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How Government Livestock Reports Affect Farmers' Decisions

How Government Livestock Reports Affect Farmers' Decisions

Unique situation in livestock industry can be addressed with high-tech science.

Some of you love government reports, some of you hate them. Fact is, they are a fact of life. The methods the National Ag Statistics Service uses to prepare reports is based on intricate procedures. That doesn't mean they always get it right.

Here's an example from the livestock industry, specifically the dairy industry. Right now, sources say dairy heifers are sky high, selling much higher proportionately than mature cows. We're talking commercial dairy animals.

Data and dairy: Sarina Sharp, left, explains how sexed semen could help dairy farmers increase the ratio of heifers to bulls over time.

Sarina Sharp, a principle in the Fair Oaks Dairy operation in northwest Indiana, and risk manager for Ag Business Solutions, explains how this situation may have developed. Fair Oaks milks about 10,000 cows and operates a tourism business as well.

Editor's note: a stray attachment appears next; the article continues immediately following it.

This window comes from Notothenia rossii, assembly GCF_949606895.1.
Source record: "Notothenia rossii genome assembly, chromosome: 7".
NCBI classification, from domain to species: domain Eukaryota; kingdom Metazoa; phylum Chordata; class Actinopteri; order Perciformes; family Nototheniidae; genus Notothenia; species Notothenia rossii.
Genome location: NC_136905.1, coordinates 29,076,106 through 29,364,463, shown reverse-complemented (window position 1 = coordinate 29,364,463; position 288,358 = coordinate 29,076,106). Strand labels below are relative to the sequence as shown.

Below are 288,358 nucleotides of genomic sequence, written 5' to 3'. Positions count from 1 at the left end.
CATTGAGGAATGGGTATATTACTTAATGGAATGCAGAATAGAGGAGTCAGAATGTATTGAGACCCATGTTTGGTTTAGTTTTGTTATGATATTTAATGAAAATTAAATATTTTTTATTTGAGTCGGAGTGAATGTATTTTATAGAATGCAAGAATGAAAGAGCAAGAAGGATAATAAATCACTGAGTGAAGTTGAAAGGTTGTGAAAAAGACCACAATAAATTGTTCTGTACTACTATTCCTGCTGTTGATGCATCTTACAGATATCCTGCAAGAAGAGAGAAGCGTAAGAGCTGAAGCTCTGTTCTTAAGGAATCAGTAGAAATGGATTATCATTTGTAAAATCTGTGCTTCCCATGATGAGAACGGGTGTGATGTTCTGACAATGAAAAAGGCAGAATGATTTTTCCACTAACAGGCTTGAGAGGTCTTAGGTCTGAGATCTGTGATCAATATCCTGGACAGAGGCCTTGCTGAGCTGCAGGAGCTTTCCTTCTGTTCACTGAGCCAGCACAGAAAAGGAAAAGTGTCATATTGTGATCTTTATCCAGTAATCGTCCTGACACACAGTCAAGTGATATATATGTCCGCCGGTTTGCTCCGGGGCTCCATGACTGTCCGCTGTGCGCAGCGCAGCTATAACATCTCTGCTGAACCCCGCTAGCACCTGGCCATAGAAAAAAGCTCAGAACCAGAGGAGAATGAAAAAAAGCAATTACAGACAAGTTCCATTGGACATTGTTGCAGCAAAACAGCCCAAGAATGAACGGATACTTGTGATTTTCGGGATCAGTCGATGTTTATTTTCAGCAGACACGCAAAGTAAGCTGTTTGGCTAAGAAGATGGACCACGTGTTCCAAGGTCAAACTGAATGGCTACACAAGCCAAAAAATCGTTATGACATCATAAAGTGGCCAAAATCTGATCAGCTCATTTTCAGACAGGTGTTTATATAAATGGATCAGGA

Related: Market Expansion, Demand Drive Dairy Exports

"Farmers report the number of cows on milk," she says. "But they don't report numbers of heifers. The number of heifers that they have on hand is kind of a trade secret. They don't want to let others know how many heifers they have, because it indicates what might be coming in the future."

The result is the government reports can get a fairly accurate count of cows in milk, but their forecast on heifers is typically not as accurate. What's happening right now, she says, is that heifers have been underreported, and there aren't as many heifers out there to buy or to replace aged cows as many people thought.

Related: Basics of the New Dairy Insurance Program

One way to correct the disparity if a farm operation wants to increase the number of heifers long-term without buying expensive heifers would be to do it through breeding, she says. The technology of sexed semen is now reasonably accurate. It can result in more heifers born than bulls, and change the ratio of heifers to bulls that will be born over any given time period. It takes time to make ti happen, but over time it can result in an increase in the heifer inventory.

Who says agriculture isn't all about numbers and technology?

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